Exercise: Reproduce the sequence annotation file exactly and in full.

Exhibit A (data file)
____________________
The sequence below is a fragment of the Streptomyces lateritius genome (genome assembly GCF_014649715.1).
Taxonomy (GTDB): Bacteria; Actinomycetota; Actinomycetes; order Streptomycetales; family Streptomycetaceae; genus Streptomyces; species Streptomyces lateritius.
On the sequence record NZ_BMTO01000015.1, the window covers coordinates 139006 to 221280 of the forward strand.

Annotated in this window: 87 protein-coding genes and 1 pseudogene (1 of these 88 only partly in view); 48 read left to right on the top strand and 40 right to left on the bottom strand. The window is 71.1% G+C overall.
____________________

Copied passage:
The sequence below is a fragment of the Streptomyces lateritius genome (genome assembly GCF_014649715.1).
Taxonomy (GTDB): Bacteria; Actinomycetota; Actinomycetes; order Streptomycetales; family Streptomycetaceae; genus Streptomyces; species Streptomyces lateritius.
On the sequence record NZ_BMTO01000015.1, the window covers coordinates 139006 to 221280 of the forward strand.

Annotated in this window: 87 protein-coding genes and 1 pseudogene (1 of these 88 only partly in view); 48 read left to right on the top strand and 40 right to left on the bottom strand. The window is 71.1% G+C overall.